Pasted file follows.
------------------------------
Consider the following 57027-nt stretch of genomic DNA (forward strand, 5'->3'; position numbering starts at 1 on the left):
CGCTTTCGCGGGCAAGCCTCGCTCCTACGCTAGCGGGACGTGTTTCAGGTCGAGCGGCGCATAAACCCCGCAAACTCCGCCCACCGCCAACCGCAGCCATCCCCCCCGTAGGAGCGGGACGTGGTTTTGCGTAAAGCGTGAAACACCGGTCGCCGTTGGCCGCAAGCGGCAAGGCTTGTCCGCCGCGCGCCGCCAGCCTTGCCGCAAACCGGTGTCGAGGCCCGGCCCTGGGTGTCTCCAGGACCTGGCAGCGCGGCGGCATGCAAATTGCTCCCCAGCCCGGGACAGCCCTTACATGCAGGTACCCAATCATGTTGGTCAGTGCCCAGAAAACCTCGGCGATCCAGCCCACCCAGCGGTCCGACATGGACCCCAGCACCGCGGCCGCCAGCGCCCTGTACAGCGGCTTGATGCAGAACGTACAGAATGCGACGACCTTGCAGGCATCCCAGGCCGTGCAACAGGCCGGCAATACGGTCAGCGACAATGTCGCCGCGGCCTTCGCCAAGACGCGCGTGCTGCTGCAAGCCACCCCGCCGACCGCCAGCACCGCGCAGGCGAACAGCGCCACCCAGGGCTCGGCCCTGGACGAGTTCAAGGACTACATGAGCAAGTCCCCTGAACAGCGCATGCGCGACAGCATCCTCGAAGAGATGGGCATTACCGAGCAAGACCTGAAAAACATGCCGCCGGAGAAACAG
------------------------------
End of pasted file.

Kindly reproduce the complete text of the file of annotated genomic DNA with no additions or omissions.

Consider the following 57027-nt stretch of genomic DNA (forward strand, 5'->3'; position numbering starts at 1 on the left):
CGCTTTCGCGGGCAAGCCTCGCTCCTACGCTAGCGGGACGTGTTTCAGGTCGAGCGGCGCATAAACCCCGCAAACTCCGCCCACCGCCAACCGCAGCCATCCCCCCCGTAGGAGCGGGACGTGGTTTTGCGTAAAGCGTGAAACACCGGTCGCCGTTGGCCGCAAGCGGCAAGGCTTGTCCGCCGCGCGCCGCCAGCCTTGCCGCAAACCGGTGTCGAGGCCCGGCCCTGGGTGTCTCCAGGACCTGGCAGCGCGGCGGCATGCAAATTGCTCCCCAGCCCGGGACAGCCCTTACATGCAGGTACCCAATCATGTTGGTCAGTGCCCAGAAAACCTCGGCGATCCAGCCCACCCAGCGGTCCGACATGGACCCCAGCACCGCGGCCGCCAGCGCCCTGTACAGCGGCTTGATGCAGAACGTACAGAATGCGACGACCTTGCAGGCATCCCAGGCCGTGCAACAGGCCGGCAATACGGTCAGCGACAATGTCGCCGCGGCCTTCGCCAAGACGCGCGTGCTGCTGCAAGCCACCCCGCCGACCGCCAGCACCGCGCAGGCGAACAGCGCCACCCAGGGCTCGGCCCTGGACGAGTTCAAGGACTACATGAGCAAGTCCCCTGAACAGCGCATGCGCGACAGCATCCTCGAAGAGATGGGCATTACCGAGCAAGACCTGAAAAACATGCCGCCGGAGAAACAG